God So Loved the World
On my visit to Pittsburgh this week, I walked to the south side of the Monongahela River and boarded the incline that takes travelers from the riverside to the Mt. Washington Ridge.
There weren’t many people on board this time of evening—about 8 pm. Among them were two girls, perhaps 12 years old. I thought it odd that girls so young were out and about in downtown Pittsburgh. What happened increased by suspicions. The two of them boarded a compartment above me, the upper most of three sections in the car. They were assertive, even rowdy from the first, more aggressive than most pre-teen girls. Then the cursing began, with ample use of the f-bomb. Then, more explicit sexual talk. I was shocked, then irritated, finally angry.
One crawled over the banister from her compartment into the middle compartment, just over my shoulder. She began to spit. I tried not to notice, and I did not respond. What I wanted to do was grab her by the shoulder and shake some sense into her. Where is her mother? I thought to myself. Then, said to a person sitting next to me, “I’d hate to be a teacher with a room full of kids like her.”
Her language escalated, her behavior became more confrontational, and I sensed she was pushing for a fight. It was all I could do to hold my tongue, my hand, and my emotions. It was the most disturbing public behavior I could remember, perhaps, that I had ever witnessed. This girl needs help, and she needs it fast.
That was Monday, and even then—before and after this unpleasant experience—I was thinking about my sermon, my gospel, my Bible text. Jesus told Nicodemus (in words framed by John the beloved disciple), “God so loved the world that God gave his only son that whosoever believes in Jesus Christ will have eternal life.”
But surely, neither John nor Jesus meant to include this vulgar, bratty piece of work standing straight in front of me, glaring, cursing, and spitting. Surely, God did not love this specimen. Surely Jesus did not die for this unhappy, unholy street urchin.
Monday, on the Monongahela Incline, my gospel text ran headlong into this vulgar, semi-violent female. What came out was six days of meditation and this sermon!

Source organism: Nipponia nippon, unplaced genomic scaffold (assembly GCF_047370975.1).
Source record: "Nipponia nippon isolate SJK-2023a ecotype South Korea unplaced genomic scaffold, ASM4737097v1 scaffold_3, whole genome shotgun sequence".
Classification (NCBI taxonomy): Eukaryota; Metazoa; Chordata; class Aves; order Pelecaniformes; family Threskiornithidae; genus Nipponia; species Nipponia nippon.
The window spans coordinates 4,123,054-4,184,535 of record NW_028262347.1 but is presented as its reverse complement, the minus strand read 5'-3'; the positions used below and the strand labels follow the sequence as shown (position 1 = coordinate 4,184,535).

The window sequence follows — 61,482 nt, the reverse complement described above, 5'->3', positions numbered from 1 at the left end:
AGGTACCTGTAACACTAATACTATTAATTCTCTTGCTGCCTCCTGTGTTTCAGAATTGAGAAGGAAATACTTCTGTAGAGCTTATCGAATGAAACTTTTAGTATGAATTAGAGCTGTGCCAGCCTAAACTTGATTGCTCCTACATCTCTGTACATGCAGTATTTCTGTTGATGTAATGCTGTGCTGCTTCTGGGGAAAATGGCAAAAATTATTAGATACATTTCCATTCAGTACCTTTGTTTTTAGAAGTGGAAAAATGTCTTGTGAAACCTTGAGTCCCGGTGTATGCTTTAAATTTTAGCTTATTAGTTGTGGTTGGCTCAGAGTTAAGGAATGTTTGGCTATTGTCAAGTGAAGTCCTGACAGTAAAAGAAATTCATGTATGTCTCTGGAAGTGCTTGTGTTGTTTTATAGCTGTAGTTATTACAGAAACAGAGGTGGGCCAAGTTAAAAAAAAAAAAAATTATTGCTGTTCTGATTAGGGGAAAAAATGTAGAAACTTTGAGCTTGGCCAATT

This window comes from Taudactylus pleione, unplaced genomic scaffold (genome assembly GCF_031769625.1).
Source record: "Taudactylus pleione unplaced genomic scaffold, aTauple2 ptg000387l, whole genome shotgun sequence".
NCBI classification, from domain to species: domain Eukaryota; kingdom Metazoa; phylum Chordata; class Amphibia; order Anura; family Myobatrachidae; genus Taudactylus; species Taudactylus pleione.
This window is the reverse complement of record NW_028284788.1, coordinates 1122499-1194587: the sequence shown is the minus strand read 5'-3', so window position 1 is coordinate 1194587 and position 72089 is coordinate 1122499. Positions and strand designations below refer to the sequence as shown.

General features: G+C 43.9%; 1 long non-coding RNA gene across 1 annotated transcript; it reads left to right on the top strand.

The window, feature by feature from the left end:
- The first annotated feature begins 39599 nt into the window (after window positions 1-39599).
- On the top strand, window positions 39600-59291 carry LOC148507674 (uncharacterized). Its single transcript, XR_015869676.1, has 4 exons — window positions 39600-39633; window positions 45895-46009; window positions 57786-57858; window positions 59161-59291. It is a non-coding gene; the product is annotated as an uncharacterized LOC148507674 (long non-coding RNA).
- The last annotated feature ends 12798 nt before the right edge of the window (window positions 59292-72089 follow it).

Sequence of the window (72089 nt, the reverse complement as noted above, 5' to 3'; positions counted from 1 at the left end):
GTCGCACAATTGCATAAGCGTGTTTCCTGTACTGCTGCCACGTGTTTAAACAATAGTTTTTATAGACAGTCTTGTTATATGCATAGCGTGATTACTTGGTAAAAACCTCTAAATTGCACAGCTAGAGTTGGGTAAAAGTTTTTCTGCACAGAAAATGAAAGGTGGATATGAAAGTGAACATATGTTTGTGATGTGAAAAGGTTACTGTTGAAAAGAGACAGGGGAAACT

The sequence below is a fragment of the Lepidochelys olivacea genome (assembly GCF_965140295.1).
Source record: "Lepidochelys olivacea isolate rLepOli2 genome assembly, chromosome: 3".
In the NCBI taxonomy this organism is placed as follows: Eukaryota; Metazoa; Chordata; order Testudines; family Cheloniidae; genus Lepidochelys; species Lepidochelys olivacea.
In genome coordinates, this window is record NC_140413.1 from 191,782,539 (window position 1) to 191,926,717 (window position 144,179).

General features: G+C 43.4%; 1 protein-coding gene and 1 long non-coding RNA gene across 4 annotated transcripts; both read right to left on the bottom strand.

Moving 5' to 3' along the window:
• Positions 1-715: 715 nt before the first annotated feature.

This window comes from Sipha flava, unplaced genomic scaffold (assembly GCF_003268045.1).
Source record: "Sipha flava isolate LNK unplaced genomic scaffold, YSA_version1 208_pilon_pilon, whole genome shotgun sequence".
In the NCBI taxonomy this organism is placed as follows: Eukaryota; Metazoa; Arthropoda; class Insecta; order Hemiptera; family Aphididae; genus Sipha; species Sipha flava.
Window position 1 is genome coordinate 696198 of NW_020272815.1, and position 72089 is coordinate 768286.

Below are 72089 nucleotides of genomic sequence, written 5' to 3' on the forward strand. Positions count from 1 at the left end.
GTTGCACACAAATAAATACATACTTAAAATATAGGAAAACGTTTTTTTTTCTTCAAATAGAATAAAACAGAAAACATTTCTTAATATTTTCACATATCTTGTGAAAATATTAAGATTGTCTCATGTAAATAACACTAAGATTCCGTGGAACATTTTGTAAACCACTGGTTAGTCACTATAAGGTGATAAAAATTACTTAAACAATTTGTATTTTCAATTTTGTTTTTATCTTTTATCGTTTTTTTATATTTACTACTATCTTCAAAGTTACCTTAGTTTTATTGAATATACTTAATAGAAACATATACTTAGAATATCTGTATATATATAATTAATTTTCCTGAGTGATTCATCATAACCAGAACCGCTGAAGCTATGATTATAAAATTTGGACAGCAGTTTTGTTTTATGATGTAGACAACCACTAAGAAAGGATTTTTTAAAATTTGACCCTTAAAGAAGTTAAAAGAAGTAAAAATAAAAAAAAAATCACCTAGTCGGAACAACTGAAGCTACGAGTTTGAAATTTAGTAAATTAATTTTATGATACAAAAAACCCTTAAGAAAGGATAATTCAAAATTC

Which brings me to the text.
One night many years ago, a seeker came to ask questions of Jesus. Jesus was a famous rabbi in his day, a celebrity with a large following, a spiritual man who often was at odds with the religious establishment of his day.
How would we classify Jesus today? As a Christian? As spiritual but not religious? As a NONE, those people who answer the religion question with “None of the Above”?
Was Jesus deconstructing his religion like so many people today? Would Jesus have created a TikTok channel to talk about his journey?
This tension between religious tradition and spiritual reality is what drove Nicodemus to see Jesus that night.
Nicodemus was a religious man, a devout man, a Bible-reading, Bible-believing man. Nicodemus wanted to be a man of prayer, a man of righteousness, a man of faithfulness to God. God was at work in his life and in his soul; God was stirring up in Nicodemus a desire to know God more fully, a desire to worship God more truly, and a desire to obey God more deeply.
What are you seeking today?
What is it that you want, or need, or desire? What stirring in your soul brings you to worship or to your knees in prayer? What is God calling you to do, ask, or seek?
“Knock and the door will opened. Seek and you will find. Ask and you will receive.”
God bless Nicodemus! For two thousand years, he has been the patron saint of those seeking true religion, true spirituality, true life.
Is your name Nicodemus today? Are you seeking an answer, a direction, a peace, an assurance? Are you looking for the truth? Are you looking for love? Are you looking for God?
Many people give a testimony like this today: church is not what I need or want. We are in the midst of a great awakening… an awakening to the shortcomings of church, and religion, and tradition. Traditional religion has sinned and fallen short of the glory of God and the good of the world. Traditional religion—of Jewish, Christian, and Muslim varieties—has fallen short of what it needs to be, of what it must be, of what we need.
We need the word of God, but religion gives us the traditions of the elders. We need grace but religion gives us judgment. We need love but religion gives us law. We need freedom but religion gives us commandments. We need peace but religion gives us strife and even violence.
We need Jesus, just like Nicodemus.
When Jesus said to Nicodemus, “You must be born of the spirit” he was talking to all of us. When Jesus said to Nicodemus, “You must have a new birth, a spiritual transformation” he was talking to us. When Jesus said, “God loves everybody, all of us, every person in the world, including that rude and rowdy girl on the Monongahela Incline,” he was talking to us.
There is a meme making its way around the internet that reads like this: “God didn’t send Jesus into the world to condemn the world so I don’t think he sent you to condemn the world either.”